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Consider the following two structs:

struct A
{
    // A bunch of standard layout data
};

struct B:public A
{
    // Other data
};

And an object

B foo;

Supposing sizeof(A) does not differ between the compilers, the packing is the same and B does not add any virtual methods, will foo have the A members at the same address relative to &foo when compiling using gcc or msvc for the Windows x86 or x86-64 platform?

EDIT: I relized that the best way to implement inheritance is to place A before B. Otherwise, upcast would require offseting the this pointer by sizeof(B) which is silly. At least GCC puts the content of B after the content of A.

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no, even when using the same exe on the same computer, the bits can move. en.wikipedia.org/wiki/Address_space_layout_randomization. – Mooing Duck Jan 3 '13 at 7:38
    
Please edit the question to clarify if foo is in global scope, and why you think they will/wont have the same address. – Mooing Duck Jan 3 '13 at 7:41
1  
OP doesn't ask, if foo will be in the same place in executable file, but if contents of B will be ordered the same way on different platforms. The order will be kept, but platform may influence padding (see #pragma pack) – Spook Jan 3 '13 at 7:42
    
@user - This sounds like an XY problem. You try to solve X by doing Y, and now you ask us if Y is going to work. Please tell us a bit about X as well. What are you going to use this for? – Bo Persson Jan 3 '13 at 8:53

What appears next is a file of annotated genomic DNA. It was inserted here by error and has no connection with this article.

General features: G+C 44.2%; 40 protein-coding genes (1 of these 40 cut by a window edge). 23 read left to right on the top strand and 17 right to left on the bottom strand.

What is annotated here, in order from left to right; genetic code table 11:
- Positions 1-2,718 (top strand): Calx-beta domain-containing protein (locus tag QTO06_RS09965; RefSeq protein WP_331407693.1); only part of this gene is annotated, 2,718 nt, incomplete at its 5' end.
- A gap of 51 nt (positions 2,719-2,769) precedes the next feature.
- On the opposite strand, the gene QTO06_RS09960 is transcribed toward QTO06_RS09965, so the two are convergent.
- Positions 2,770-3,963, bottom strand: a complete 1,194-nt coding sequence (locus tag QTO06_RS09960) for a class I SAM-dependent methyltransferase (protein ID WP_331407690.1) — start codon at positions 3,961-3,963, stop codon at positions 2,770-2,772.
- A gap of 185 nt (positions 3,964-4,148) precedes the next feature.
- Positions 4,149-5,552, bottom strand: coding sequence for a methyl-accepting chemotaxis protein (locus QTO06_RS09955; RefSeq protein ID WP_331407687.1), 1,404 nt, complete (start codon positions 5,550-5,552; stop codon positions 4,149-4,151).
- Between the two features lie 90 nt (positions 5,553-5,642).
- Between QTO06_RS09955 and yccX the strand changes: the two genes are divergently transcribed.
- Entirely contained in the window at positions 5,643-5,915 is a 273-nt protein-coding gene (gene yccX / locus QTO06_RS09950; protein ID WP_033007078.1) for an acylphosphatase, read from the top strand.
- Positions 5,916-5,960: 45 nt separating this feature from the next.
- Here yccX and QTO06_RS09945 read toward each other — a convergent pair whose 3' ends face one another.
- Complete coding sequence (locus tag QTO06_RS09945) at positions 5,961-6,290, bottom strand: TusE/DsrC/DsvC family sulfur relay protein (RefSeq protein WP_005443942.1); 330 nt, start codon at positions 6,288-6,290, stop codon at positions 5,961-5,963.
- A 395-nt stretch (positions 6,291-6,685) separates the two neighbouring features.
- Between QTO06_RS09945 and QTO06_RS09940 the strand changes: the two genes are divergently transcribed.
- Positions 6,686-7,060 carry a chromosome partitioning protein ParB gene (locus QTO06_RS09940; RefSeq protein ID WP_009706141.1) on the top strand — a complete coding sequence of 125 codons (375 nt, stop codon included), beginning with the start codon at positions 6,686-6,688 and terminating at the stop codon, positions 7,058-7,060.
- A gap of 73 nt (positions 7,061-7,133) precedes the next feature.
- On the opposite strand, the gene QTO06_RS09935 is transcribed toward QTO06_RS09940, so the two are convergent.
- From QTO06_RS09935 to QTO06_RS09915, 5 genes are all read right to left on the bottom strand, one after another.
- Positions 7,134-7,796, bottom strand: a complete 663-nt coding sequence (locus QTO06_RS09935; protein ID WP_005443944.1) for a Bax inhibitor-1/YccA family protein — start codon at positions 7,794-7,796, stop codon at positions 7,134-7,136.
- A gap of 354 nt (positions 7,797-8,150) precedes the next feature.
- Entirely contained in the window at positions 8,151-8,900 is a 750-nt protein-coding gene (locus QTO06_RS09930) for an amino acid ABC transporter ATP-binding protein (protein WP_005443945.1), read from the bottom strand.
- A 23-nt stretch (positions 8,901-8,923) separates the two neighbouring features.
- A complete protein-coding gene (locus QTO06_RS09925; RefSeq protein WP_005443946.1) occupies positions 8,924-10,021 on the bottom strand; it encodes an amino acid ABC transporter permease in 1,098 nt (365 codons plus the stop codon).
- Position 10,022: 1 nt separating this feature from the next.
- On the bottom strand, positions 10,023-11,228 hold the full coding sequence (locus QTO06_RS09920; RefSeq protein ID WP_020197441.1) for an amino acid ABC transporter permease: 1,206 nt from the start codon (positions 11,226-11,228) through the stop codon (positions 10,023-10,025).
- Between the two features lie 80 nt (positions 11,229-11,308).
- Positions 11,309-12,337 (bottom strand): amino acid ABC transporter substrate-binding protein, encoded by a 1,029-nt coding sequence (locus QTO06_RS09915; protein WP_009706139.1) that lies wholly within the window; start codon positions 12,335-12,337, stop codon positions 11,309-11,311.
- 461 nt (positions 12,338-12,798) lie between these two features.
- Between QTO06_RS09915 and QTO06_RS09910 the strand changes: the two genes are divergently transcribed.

@BoPerrson Virtual calls accross dll boundaries. A will contain a manually constructed vtable where each entry points to a normal c function whose first argument is this. A will also contain non-virtual wrapper methods that uses the corresponding entry in the vtable. – user877329 Jan 3 '13 at 8:59

The x86_64 architecture is a problem, GCC and MSVC chose different memory models. GCC is LP64, MSVC is LLP64. In other words, the long type is 64-bits in GCC, 32-bits in MSVC.

"Same address" is pretty ambiguous in the question, but clearly you'll have a problem if A and B are not compiled by the same compiler. In which case possibly different packing will be an issue as well. Interpolating from that same ambiguity, if B contains any virtual members and A does not then the layout of A and B are not compatible. B will have the v-table pointer inserted.

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2  
Considering it's a DLL, it would be reasonable to use only SDK types. DWORD is 4 bytes on any compiler targeting Windows, even for Windows on ARM. And given that the Win32 SDK relies on structure layouts, Win32 compilers do not have freedom to choose arbitrary packings. – MSalters Jan 3 '13 at 9:13
    
@MSalters What about the order when inheriting. Can I be sure that members of A comes first or last? – user877329 Jan 3 '13 at 9:52
    
@user877329: The SDK uses inheritance when compiling C++, but only for COM interfaces and those have no data members. You therefore can't deduce inheritance layout from that. – MSalters Jan 3 '13 at 10:03
    
@MSalters: Remember the vtable pointer! Or how does COM work. Other black magic? – user877329 Jan 3 '13 at 10:08
    
@user877329: That too; COM always assumes a vtable ptr and your struct A doesn't have one. Therefore any conclusions drawn from COM layouts doesn't apply to A. – MSalters Jan 3 '13 at 10:11

Hans has explained everything correctly. The general answer is NO. This will not work out of the box for any class/compiler, etc.

Nevertheless. C++ has features like #pragma pack, alignment record in the class, etc. All these stuffs are for generating required or predefined memory layout. If you will carefully use them (maybe with some #ifdefs also), you will have compatibility that you want. This was used in tons of projects and it worked.

But still you will have to carefully check layouts for every compiler that you use.

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